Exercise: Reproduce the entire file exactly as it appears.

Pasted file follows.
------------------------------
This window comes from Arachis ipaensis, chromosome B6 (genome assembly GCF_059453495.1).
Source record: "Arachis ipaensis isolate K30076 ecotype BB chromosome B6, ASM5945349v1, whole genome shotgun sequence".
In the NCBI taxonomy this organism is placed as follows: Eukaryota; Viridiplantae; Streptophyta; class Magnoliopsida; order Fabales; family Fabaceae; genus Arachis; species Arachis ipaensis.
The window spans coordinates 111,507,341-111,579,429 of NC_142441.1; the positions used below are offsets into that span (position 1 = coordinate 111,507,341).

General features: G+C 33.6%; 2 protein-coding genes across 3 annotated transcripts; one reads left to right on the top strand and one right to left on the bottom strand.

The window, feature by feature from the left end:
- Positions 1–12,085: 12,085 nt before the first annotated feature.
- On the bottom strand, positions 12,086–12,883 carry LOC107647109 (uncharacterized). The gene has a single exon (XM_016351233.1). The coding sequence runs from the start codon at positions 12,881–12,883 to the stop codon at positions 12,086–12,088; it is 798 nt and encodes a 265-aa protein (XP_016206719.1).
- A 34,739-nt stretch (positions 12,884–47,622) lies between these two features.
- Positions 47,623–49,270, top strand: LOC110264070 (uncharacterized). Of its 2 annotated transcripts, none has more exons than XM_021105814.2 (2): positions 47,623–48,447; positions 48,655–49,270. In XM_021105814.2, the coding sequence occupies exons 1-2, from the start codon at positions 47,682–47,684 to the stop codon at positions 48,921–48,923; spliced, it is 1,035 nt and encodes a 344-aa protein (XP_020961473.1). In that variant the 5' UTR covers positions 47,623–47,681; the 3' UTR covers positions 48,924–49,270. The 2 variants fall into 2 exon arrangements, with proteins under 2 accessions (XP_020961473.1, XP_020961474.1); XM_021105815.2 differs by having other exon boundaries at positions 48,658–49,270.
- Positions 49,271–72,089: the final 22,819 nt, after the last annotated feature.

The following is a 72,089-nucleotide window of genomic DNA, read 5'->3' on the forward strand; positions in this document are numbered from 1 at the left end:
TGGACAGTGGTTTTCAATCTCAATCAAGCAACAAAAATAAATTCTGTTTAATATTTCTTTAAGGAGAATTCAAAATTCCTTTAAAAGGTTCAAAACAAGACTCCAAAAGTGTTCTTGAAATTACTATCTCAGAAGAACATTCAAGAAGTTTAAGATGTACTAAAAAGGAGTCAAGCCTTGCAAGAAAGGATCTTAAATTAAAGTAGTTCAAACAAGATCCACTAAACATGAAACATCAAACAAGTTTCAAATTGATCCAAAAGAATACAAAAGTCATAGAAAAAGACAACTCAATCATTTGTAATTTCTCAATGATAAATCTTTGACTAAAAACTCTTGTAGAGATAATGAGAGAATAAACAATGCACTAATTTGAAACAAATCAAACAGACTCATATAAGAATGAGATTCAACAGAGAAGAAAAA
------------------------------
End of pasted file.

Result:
This window comes from Arachis ipaensis, chromosome B6 (genome assembly GCF_059453495.1).
Source record: "Arachis ipaensis isolate K30076 ecotype BB chromosome B6, ASM5945349v1, whole genome shotgun sequence".
In the NCBI taxonomy this organism is placed as follows: Eukaryota; Viridiplantae; Streptophyta; class Magnoliopsida; order Fabales; family Fabaceae; genus Arachis; species Arachis ipaensis.
The window spans coordinates 111,507,341-111,579,429 of NC_142441.1; the positions used below are offsets into that span (position 1 = coordinate 111,507,341).

General features: G+C 33.6%; 2 protein-coding genes across 3 annotated transcripts; one reads left to right on the top strand and one right to left on the bottom strand.

The window, feature by feature from the left end:
- Positions 1–12,085: 12,085 nt before the first annotated feature.
- On the bottom strand, positions 12,086–12,883 carry LOC107647109 (uncharacterized). The gene has a single exon (XM_016351233.1). The coding sequence runs from the start codon at positions 12,881–12,883 to the stop codon at positions 12,086–12,088; it is 798 nt and encodes a 265-aa protein (XP_016206719.1).
- A 34,739-nt stretch (positions 12,884–47,622) lies between these two features.
- Positions 47,623–49,270, top strand: LOC110264070 (uncharacterized). Of its 2 annotated transcripts, none has more exons than XM_021105814.2 (2): positions 47,623–48,447; positions 48,655–49,270. In XM_021105814.2, the coding sequence occupies exons 1-2, from the start codon at positions 47,682–47,684 to the stop codon at positions 48,921–48,923; spliced, it is 1,035 nt and encodes a 344-aa protein (XP_020961473.1). In that variant the 5' UTR covers positions 47,623–47,681; the 3' UTR covers positions 48,924–49,270. The 2 variants fall into 2 exon arrangements, with proteins under 2 accessions (XP_020961473.1, XP_020961474.1); XM_021105815.2 differs by having other exon boundaries at positions 48,658–49,270.
- Positions 49,271–72,089: the final 22,819 nt, after the last annotated feature.

The following is a 72,089-nucleotide window of genomic DNA, read 5'->3' on the forward strand; positions in this document are numbered from 1 at the left end:
TGGACAGTGGTTTTCAATCTCAATCAAGCAACAAAAATAAATTCTGTTTAATATTTCTTTAAGGAGAATTCAAAATTCCTTTAAAAGGTTCAAAACAAGACTCCAAAAGTGTTCTTGAAATTACTATCTCAGAAGAACATTCAAGAAGTTTAAGATGTACTAAAAAGGAGTCAAGCCTTGCAAGAAAGGATCTTAAATTAAAGTAGTTCAAACAAGATCCACTAAACATGAAACATCAAACAAGTTTCAAATTGATCCAAAAGAATACAAAAGTCATAGAAAAAGACAACTCAATCATTTGTAATTTCTCAATGATAAATCTTTGACTAAAAACTCTTGTAGAGATAATGAGAGAATAAACAATGCACTAATTTGAAACAAATCAAACAGACTCATATAAGAATGAGATTCAACAGAGAAGAAAAA